How to reclaim the tax on purchased life annuity income

A purchased life annuity is one where you buy an annuity from your own funds. The reason these purchased life annuity are so popular is because they are tax efficient.

As with all taxes they have to be claimed, they are not given automatically. If you do not claim them you do not get them and that would eliminate the tax effecient status of them.

With purchased life annuities the capital element is treated as a return of your original investment and is tax free. The income element is taxed as savings income at a 20% rate of tax for basic rate taxpayers. Higher rate taxpayers will have to pay a further 20% tax.

The amount of capital element depends on your age and sex as well as the other benefits attached to the annuity. For example a 65 year old male would get £832 of every £1000 as return of capital, where an 85 year old male would get £971. Both assuming the level income is paid monthly in arrears, with no guaranteed period, without proportion and a 50% dependents income as a joint life annuity.

Tax on purchased life annuities

If you’ve got a purchased life annuity, 20 per cent tax will be automatically deducted from the income element you receive from it by the annuity provider. However if your overall level of income means you’re not a taxpayer you can ask to receive purchased life annuity income tax-free. Use form R89 to do this.

Purchased Life Annuity Rates

What is a purchase life annuity?

It’s a contract that gives you an income for the rest of your life or for a select period of years, bought with a lump sum single payment.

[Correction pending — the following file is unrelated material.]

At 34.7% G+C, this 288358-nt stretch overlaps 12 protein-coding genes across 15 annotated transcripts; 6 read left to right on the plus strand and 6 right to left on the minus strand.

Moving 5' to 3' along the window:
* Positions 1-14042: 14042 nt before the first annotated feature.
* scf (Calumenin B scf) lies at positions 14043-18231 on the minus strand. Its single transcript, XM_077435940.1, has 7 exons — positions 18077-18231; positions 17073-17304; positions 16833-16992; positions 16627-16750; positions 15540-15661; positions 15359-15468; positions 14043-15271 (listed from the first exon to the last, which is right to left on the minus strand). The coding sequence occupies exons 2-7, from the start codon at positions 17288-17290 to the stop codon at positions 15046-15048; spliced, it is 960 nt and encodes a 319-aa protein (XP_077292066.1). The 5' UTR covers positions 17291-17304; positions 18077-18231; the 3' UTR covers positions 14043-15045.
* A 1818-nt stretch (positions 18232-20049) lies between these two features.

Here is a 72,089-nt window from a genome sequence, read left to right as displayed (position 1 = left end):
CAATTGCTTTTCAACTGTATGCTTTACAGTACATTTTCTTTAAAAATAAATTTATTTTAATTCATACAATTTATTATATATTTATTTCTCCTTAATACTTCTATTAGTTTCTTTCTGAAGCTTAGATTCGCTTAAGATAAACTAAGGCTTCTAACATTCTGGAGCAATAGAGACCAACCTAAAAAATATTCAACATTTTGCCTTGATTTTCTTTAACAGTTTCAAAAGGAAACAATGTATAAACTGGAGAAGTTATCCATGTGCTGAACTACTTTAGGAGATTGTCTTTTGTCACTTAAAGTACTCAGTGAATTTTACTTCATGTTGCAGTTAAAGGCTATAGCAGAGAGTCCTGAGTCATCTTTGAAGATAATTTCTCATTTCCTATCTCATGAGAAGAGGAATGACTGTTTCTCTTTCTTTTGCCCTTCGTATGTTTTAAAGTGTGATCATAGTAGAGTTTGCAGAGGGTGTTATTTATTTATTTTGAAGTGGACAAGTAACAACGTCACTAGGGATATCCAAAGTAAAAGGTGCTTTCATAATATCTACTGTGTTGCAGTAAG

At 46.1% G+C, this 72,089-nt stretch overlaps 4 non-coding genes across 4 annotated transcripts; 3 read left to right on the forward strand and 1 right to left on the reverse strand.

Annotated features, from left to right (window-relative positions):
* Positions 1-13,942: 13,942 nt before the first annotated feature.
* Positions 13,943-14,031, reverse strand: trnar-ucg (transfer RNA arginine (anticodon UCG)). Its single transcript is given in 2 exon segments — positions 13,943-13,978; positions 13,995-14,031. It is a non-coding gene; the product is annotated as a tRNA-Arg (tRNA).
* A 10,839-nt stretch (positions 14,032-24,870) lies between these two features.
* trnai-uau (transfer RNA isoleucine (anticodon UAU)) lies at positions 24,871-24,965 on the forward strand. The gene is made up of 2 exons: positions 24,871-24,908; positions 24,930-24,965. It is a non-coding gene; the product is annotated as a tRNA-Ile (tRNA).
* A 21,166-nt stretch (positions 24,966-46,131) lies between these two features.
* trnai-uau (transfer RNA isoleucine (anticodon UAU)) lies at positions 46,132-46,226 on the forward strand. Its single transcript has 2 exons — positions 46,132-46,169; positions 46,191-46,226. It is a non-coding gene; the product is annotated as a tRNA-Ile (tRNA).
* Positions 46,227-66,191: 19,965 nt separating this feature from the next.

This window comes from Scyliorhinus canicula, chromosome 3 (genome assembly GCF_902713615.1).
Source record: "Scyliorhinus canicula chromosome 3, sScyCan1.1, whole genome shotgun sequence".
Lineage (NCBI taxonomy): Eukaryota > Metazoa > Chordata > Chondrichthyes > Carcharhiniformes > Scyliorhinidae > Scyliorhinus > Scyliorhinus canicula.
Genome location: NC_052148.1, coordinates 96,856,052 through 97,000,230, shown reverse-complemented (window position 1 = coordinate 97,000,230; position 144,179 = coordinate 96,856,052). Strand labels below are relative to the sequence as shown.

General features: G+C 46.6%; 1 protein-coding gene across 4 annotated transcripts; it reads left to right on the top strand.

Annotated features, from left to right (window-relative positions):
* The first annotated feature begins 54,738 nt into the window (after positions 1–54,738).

Want to invest some money to get a guaranteed income?

Tips on purchase life annuity purchase

Why would I buy one?

This type of annuity is useful if you need a regular income and have some money to invest. You might want to:

  • top-up existing pension income;
  • pay for fees such as those for a retirement home;
  • get additional income until you receive your pension;
  • get a regular income until other investments mature;
  • provide income for a child or grandchild at college or university.

If you’ve a lump-sum to invest from a source such as:

  • a sale of a house or shares;
  • a tax-free lump sum from a pension fund;
  • your savings;
  • an inheritance;
  • an unexpected windfall;
  • a maturing life plan; or
  • a redundancy payment,

What about tax?

Part of the income you receive is tax-free. Your gross income payments are made up of two parts, a ‘capital’ part and an ‘interest’ part. The capital part is treated as a return of your capital and so is not taxed. We normally pay the interest part after deducting tax at the savings rate. You may need to pay more or less than this, depending on your tax rate.

Open Market Option

The annuity market is very competitive and rates differ between annuity providers. You can substantially increase your pension income by purchasing your annuity from the company which pays the most income. This is called “exercising the Open Market Option.” It costs nothing to take advantage of this option and new rules introduced recently by the FSA mean that insurance companies must tell you about this option.